Renting and gardening… what are you supposed to do? Pour all your love (and hours of work) into the garden, only to leave it all behind when the lease ends? Or, you can get creative! Make a portable and productive garden (even in a courtyard) that provides loads of herbs, salad and vegies… with leftover space for a prolific compost system.
That’s what Steve and Rabea North from Melbourne did, but with the added innovation of a water-saving collection of up-cycled, DIY wicking buckets and tubs.
The criteria for their garden was simple – sustainable, portable, cost-effective and productive – so it was off to the local Indian takeaway for some alternatives to store-bought pots. “They had loads of 10 litre food grade buckets and polystyrene broccoli boxes that were destined for landfill, so we bought as many of those home as we could” Steve says. This is where the next level of innovation and ideas comes in. “Where appropriate for the plants, these have been converted into mini wicking beds” says Steve. Rabea explains that “A wicking bed is a self-watering container, and any renter can build these simple, portable wicking beds for $5-$10 each. They’re perfect for growing fruit and vegies using half the water (and effort) when compared to conventional pots”.
Check out http://smartrenting.org/portable-composting/ for all Steve and Rabea’s composting tips, as well as lots of info about how to reduce your carbon footprint as a renter.
04:04 Portable Wicking Bed
A recycled polystyrene container or food grade bucket (10-20 litres, depending on the plant size)
1m x 25mm poly pipe
25mm poly elbow joiner
Drill & 8mm drill bit
One square metre of geo textile weed mat
A bag of scoria
Some good quality soil mixed in with compost.
Pea straw or an alternative organic mulch.
Measure and cut a poly pipe so that it sits 3 above lip of the container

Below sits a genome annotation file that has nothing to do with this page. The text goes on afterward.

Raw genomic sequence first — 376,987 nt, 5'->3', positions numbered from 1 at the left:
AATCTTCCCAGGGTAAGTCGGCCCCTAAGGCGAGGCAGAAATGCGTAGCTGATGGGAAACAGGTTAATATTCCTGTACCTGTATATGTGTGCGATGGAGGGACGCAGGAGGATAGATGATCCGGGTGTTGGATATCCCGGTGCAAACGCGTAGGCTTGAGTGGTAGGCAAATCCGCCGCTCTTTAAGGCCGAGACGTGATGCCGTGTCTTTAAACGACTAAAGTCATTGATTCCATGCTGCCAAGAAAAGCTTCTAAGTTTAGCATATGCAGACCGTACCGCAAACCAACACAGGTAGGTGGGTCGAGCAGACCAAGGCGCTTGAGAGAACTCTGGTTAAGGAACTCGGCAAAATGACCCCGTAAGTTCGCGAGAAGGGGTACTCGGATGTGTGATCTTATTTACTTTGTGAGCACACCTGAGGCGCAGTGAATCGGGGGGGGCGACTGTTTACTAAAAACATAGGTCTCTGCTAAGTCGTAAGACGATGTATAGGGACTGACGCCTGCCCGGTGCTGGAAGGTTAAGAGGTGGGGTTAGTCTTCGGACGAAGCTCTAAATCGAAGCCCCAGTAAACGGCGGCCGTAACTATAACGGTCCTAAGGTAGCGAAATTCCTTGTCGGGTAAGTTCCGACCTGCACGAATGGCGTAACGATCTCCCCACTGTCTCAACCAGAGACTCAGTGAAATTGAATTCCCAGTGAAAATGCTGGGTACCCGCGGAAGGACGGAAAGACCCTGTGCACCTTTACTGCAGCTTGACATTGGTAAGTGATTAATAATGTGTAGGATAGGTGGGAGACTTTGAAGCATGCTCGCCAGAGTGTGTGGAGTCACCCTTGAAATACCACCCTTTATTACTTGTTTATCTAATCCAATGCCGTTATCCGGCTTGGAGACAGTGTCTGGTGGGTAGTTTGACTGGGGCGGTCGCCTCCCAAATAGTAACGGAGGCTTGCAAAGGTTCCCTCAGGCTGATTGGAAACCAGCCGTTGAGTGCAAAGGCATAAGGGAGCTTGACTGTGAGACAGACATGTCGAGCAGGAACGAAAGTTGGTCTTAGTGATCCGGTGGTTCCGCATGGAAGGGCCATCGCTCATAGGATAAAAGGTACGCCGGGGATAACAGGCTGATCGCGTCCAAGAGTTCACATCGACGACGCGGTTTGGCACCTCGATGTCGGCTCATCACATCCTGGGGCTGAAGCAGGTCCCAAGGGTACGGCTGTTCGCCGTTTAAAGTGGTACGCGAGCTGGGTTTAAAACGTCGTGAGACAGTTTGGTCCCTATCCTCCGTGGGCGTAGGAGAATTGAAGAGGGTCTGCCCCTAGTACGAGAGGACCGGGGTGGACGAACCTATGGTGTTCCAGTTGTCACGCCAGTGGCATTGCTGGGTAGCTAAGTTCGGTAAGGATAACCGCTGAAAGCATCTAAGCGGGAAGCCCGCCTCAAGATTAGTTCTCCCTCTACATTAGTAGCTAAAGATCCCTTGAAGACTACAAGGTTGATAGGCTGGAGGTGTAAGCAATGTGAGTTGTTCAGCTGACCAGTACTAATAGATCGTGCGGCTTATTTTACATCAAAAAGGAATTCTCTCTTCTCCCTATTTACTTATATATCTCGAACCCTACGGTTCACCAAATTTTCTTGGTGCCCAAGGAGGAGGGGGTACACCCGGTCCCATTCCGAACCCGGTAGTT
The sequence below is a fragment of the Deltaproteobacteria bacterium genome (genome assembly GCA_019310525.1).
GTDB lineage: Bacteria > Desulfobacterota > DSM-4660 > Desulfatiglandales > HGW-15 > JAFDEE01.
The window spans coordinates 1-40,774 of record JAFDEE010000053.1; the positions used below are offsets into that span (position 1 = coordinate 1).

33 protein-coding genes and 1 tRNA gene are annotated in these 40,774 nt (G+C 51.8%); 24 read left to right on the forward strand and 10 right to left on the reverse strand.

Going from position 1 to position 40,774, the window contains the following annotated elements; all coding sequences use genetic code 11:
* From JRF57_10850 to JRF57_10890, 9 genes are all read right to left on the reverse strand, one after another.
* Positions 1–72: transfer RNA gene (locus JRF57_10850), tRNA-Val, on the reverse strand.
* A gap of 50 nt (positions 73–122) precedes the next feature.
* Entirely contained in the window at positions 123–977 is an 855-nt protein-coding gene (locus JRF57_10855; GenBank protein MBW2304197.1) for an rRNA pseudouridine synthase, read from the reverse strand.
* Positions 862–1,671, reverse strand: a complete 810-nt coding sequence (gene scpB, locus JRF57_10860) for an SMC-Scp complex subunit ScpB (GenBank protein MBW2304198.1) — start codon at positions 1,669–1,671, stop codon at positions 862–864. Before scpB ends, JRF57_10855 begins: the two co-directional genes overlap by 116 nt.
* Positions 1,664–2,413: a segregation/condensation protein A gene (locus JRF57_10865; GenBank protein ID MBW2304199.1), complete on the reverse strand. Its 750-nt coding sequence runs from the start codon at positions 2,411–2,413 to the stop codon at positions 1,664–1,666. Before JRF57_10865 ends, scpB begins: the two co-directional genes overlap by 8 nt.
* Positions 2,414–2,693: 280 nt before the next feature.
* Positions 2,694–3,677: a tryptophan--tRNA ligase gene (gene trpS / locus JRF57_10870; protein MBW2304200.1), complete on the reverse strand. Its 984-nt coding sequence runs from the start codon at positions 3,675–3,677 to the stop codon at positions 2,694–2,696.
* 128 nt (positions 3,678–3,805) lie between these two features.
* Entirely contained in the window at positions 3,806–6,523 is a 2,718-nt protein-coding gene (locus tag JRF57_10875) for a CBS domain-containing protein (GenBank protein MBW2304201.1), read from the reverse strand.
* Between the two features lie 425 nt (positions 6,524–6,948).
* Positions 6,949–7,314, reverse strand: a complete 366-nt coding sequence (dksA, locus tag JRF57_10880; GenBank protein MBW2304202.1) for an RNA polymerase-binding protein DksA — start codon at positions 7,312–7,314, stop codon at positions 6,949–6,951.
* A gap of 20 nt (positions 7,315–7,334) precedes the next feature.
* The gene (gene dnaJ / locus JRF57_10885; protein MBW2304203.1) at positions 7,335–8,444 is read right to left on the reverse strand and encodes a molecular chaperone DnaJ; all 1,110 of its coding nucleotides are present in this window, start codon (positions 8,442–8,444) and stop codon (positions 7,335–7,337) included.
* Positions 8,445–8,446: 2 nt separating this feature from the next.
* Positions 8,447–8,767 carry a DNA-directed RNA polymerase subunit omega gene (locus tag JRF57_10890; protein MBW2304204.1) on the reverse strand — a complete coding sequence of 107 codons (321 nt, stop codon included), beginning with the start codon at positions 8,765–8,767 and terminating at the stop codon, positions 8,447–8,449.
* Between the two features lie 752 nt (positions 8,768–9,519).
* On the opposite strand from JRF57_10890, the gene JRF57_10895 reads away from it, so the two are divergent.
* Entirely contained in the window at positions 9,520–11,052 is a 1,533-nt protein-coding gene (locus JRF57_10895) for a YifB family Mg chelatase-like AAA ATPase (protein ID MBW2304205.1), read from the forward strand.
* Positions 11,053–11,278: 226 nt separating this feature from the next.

Attach elbow joiner to bottom of poly pipe
Measure and cut a piece of poly pipe from the elbow joiner to extend two thirds of the way across the wicking box or bucket and attach to elbow joiner
Heating the polypipe ends in hot water can make it easier to attach to the joiner
Drill a hole each inch of the poly pipe at the bottom of the box
Drill or force a 23mm hole about two inches from the base of the bed, and insert a 5cm length of polypipe
This will become the overflow/drainage hole
Fill base of the bed with scoria, to the level of the drainage hole
Place square of geotextile over the scoria, so that it lines the entire bed
Fill the bed a mix of 2 parts soil to one-part compost, plant out and mulch
Water lightly from the top, and then fill the reservoir with water
The top watering is a one-off, to initiate the wicking process
02:50 Portable Compost System
5 recycled food grade 20 litre buckets with lids (for outside)
2 recycled 10 litre food grade buckets (for the kitchen)
1 x compost screw
Drill, 8mm drill bit and 2mm drill bit
Drill four drain holes on the side at the very bottom of each of the 20L outdoor buckets
This is small enough to stop rodents from getting in but will allow worms access to help the composting process along.
Drill lots of ventilation holes in each lid (~20) using a small drill bit (2-3mm).
Store large compost buckets outdoors and undercover, and the two smaller buckets in the kitchen
They can leach a little, so sit them on soil, or plastic mat to prevent staining
Fill one of your kitchen buckets with a mixture of a carbon source (sawdust, shredded newspaper, leaves, etc.) and some dirt or finished compost for microbes.
Fill your other kitchen bucket with food scraps as you produce them. When you have a layer of food waste, add a few cups of your carbon source to cover your food waste and then add a half cup of water.
Continue this layering process for a week (max), or until the bucket is full
Empty the kitchen bucket into the outdoor compost bucket with the newest compost or start a new bucket if the others are full.
Give your compost a turn with the compost screw each week.
This system has worked beautifully for Steve and Rabea, with Rabea saying “Once properly set up, the above composting system is a set and forget system that can produce half a ton of compost a year or more for just 15 minutes of your time each week and should cut the amount of waste your household sends to landfill in half”.
For most Australians, renting can be made to feel like you’re putting your dreams on hold, but as Steve and Rabea have shown, renting doesn’t need to be a barrier to good growing and great gardening.